Armistice Day has a particular poignancy in my family. My mother was born on 11 November five years after the guns famously fell silent on the battlefields of Europe, and was named Olive in honour of the moment that ended The War to End All Wars.
The allies won the war, and went on to lose the peace.
Peace is harder than war. It requires being willing to work together, to forgive, to see past the rhetoric and the nasty words in heated moments. Those who have won have the harder task. If they are not gracious in victory, if they take the opportunity to humiliate and torment, the peace is false and will not last.
On that morning of 12 November in 1918, when half a world away New Zealand woke to the news, the Great Depression, the Spanish civil war, the second world war, Korea, the cold war, and all the other tragedies that made strife a constant presence in the twentieth century were still to come. The joy was buoyed by hope.
Not unconstrained. Our Ministry of Health warned against public gatherings to avoid spreading the influenza epidemic. In the next two months, the epidemic killed nearly 9,000 people, half the number of New Zealanders as had died in the past four years of the war.
On 12 November, Aucklanders heeded acting Chief Medical Officer Dr Frengley’s advice not to congregate together. The only visible sign of celebration was the many flags hanging from the city’s buildings – and some of these were at half-mast in acknowledgment of the death of a former city councillor, Maurice Casey, from influenza. Unlike elsewhere in the country, shops generally remained open. But most businesses and government offices closed, included post and telegraph offices and telephone exchanges – a move that came in for severe criticism. The New Zealand Herald argued that, even though they’d kept on some emergency staff, the curtailment of these services had ‘seriously impeded’ relief work. Dr Frengley said that as Auckland was in ‘a much more serious position than any other centre’, the authorities should have referred the matter to him.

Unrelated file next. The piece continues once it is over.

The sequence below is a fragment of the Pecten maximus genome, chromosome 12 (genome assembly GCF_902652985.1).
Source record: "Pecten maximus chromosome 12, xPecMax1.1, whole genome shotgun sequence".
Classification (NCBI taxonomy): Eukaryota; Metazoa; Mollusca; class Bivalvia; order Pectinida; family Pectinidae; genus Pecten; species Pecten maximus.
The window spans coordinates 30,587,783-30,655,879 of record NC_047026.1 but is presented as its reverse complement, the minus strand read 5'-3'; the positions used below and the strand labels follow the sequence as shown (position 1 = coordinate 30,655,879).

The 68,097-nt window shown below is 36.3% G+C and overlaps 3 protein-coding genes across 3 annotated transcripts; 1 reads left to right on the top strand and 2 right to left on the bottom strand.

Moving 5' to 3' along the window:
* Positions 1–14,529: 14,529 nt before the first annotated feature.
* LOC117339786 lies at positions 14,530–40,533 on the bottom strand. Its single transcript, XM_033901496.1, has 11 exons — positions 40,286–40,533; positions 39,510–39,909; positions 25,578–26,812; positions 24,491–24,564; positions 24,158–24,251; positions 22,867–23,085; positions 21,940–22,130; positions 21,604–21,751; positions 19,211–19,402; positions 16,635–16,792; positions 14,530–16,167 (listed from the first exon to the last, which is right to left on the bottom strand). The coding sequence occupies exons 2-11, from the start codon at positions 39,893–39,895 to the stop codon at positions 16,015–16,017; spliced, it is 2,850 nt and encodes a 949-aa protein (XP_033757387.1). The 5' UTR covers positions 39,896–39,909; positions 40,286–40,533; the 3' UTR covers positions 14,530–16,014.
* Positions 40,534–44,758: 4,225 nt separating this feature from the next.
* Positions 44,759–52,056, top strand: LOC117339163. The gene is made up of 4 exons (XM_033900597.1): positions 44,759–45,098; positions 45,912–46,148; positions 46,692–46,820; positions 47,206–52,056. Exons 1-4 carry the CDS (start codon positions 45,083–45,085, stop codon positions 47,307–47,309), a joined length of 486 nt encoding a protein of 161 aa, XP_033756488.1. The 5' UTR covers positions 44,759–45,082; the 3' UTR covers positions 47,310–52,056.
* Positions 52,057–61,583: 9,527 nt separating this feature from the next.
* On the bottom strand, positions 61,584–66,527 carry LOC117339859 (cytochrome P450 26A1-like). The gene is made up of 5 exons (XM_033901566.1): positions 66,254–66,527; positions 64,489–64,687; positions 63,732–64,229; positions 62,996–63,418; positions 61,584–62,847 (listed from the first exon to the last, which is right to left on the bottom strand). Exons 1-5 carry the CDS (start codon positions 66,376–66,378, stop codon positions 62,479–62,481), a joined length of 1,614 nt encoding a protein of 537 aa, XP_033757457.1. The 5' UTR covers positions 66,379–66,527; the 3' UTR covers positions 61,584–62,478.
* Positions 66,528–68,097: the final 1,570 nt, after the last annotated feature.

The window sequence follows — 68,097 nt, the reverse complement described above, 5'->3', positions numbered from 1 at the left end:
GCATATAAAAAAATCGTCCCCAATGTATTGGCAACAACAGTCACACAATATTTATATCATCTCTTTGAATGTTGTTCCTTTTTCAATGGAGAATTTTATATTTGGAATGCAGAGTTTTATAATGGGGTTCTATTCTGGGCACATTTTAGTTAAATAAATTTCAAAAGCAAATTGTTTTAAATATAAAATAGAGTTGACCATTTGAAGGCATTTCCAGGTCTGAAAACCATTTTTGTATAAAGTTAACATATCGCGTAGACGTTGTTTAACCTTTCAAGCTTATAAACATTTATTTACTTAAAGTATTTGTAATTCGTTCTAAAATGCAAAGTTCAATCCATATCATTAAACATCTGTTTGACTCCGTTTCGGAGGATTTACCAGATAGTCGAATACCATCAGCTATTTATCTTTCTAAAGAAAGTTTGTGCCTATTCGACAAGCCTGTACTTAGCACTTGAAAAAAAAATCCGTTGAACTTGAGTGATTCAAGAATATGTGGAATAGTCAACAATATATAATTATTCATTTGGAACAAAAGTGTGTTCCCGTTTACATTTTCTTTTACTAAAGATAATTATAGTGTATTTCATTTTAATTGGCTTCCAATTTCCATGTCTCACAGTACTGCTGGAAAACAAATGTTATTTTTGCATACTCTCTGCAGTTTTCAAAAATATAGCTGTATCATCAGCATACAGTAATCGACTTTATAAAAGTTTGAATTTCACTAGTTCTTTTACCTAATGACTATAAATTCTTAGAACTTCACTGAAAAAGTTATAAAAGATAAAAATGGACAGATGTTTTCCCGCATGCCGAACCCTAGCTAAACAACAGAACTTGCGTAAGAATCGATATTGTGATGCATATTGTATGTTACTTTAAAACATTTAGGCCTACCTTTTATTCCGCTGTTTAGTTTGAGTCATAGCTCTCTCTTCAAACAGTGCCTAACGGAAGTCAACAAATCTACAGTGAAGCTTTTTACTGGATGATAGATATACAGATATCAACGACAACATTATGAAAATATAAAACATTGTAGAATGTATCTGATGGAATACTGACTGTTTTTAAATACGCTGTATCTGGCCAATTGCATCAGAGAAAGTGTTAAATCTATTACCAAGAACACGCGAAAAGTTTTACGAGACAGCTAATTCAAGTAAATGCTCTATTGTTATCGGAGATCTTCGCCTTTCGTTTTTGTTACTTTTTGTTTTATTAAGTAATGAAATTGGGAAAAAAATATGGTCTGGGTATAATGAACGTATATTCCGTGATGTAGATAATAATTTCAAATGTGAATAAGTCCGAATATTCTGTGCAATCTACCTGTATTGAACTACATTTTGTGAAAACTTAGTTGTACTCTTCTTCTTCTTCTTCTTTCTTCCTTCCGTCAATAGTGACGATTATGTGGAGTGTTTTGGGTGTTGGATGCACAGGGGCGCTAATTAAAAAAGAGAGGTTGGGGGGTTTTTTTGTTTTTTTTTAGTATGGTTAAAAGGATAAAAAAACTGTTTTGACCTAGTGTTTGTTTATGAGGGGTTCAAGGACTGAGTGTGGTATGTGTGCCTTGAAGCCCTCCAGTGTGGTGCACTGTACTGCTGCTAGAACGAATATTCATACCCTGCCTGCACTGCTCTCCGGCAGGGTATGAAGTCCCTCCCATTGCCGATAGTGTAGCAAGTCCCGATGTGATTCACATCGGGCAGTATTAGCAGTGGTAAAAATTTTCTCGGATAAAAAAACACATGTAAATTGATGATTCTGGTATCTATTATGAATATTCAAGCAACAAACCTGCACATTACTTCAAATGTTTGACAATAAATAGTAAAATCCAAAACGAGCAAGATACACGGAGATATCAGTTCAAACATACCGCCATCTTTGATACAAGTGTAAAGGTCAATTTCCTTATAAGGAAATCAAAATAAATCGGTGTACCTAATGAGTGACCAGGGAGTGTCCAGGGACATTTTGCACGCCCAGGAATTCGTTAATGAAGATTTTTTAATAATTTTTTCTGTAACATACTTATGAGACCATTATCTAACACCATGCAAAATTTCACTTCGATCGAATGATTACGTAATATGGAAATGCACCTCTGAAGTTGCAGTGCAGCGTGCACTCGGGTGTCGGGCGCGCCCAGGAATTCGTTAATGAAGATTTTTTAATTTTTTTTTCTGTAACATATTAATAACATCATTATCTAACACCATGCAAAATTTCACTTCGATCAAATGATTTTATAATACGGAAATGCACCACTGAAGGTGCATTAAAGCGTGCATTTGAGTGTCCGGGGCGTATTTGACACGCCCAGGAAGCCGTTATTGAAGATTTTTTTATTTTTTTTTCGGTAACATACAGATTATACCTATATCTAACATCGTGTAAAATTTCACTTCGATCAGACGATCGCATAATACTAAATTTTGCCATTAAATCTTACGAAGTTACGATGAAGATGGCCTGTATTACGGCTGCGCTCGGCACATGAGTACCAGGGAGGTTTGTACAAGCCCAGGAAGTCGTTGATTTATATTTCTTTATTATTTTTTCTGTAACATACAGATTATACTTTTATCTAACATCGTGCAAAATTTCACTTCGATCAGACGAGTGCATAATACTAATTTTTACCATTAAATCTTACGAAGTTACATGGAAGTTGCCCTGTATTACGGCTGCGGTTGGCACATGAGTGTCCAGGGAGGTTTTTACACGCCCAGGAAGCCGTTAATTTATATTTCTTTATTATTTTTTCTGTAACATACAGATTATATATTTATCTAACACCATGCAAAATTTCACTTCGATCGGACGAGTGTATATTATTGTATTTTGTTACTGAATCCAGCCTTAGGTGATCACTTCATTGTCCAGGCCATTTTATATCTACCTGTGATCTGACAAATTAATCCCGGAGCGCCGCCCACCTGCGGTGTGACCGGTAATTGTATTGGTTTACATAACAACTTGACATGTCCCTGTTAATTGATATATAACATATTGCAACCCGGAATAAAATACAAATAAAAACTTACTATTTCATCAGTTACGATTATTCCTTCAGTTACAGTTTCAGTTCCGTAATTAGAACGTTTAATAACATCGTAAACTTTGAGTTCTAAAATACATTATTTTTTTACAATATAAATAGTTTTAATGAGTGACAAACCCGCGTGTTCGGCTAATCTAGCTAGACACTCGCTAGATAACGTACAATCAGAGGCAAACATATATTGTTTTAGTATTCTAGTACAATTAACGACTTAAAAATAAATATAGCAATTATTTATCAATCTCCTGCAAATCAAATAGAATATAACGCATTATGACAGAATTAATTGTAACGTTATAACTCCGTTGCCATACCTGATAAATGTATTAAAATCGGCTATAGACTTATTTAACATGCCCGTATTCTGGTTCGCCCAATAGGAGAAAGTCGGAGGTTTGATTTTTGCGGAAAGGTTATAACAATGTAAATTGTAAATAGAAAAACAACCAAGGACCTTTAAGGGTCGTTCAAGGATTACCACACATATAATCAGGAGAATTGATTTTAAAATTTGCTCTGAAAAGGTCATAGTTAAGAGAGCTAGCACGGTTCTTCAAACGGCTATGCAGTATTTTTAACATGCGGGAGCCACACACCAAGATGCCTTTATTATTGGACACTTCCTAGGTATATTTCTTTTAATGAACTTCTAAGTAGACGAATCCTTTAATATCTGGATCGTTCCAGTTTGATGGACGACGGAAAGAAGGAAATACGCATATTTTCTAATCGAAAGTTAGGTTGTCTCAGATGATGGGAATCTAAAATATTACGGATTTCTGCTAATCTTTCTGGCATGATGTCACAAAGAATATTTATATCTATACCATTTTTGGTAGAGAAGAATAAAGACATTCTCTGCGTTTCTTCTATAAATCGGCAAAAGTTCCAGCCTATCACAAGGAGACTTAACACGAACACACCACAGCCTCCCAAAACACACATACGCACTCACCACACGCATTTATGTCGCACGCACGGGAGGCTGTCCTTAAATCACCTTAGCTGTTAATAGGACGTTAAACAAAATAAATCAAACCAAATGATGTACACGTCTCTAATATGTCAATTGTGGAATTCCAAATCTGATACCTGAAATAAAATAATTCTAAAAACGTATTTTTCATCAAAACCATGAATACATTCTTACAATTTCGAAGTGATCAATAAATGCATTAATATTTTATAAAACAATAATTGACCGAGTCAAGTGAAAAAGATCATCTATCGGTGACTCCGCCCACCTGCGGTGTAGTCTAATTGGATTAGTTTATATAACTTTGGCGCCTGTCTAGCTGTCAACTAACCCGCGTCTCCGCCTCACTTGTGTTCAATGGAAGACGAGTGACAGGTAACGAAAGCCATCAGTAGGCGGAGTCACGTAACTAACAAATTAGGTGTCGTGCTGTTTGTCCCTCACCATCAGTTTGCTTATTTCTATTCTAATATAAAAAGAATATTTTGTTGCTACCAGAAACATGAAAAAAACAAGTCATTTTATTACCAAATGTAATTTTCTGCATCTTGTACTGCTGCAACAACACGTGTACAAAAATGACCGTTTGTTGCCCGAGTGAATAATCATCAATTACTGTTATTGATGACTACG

The spreading epidemic also influenced celebrations elsewhere. Some communities postponed children’s gatherings until the situation improved. Christchurch’s celebration committee struggled with this decision and only abandoned its plans after a long discussion with the District Health Officer, Dr Herbert Chesson. He objected strongly to bringing children together, commenting that there were ‘many “seedy” children’ who might persuade their mothers to allow them to attend. Dr Chesson also vetoed all general ‘indoor gatherings’, and thanksgiving services were held in the open. Featherston residents cancelled ‘a fully-organised procession of motor-cars’ out of respect for several soldiers from the local camp who had died of influenza and were being laid to rest that day with full military honours. [nzhistory.net, downloaded from: http://www.nzhistory.net.nz/war/armistice-day/armistice-day-and-flu]
The thing is, what affects one person affects us all. The flu epidemic began in Kansas, in a military camp, probably jumping the species barrier from a local pig farm. From there, it travelled to Europe, and returning soldiers took it around the world. What happens in one country has repercussions everywhere. The assassination at Sarejevo began a conflict that killed tens of millions. Bombings in Iraq result in rapes on the Mediterranean and the rise of neo-Nazi xenophobia in northern Europe.
When the US sneezes, they said at the time of the Wall Street Market Crash, Europe catches cold. So though the election campaign that has transfixed the world was not my election, though I had no vote and regard the US electoral system with bemusement, I had an opinion. And a fear that the bitterness of the rhetoric has both disclosed and enhanced a deep vein of hatred and distrust.
People are not labels. The soldiers killed on the battlefields of World War 1 were not ‘Tommys’ or ‘Yanks’ or ‘Huns’—or not only. They were someone’s son, sweetheart, father. They were poets and bakers and football players. They were human beings, all individuals with unique personalities and talents.
Some of the labels that have been cast around may make people you know targets—outlets for inflamed emotions and frustrated anger. Whether you are celebrating a win or grieving a lose, stand against hatred. Please. Build the peace.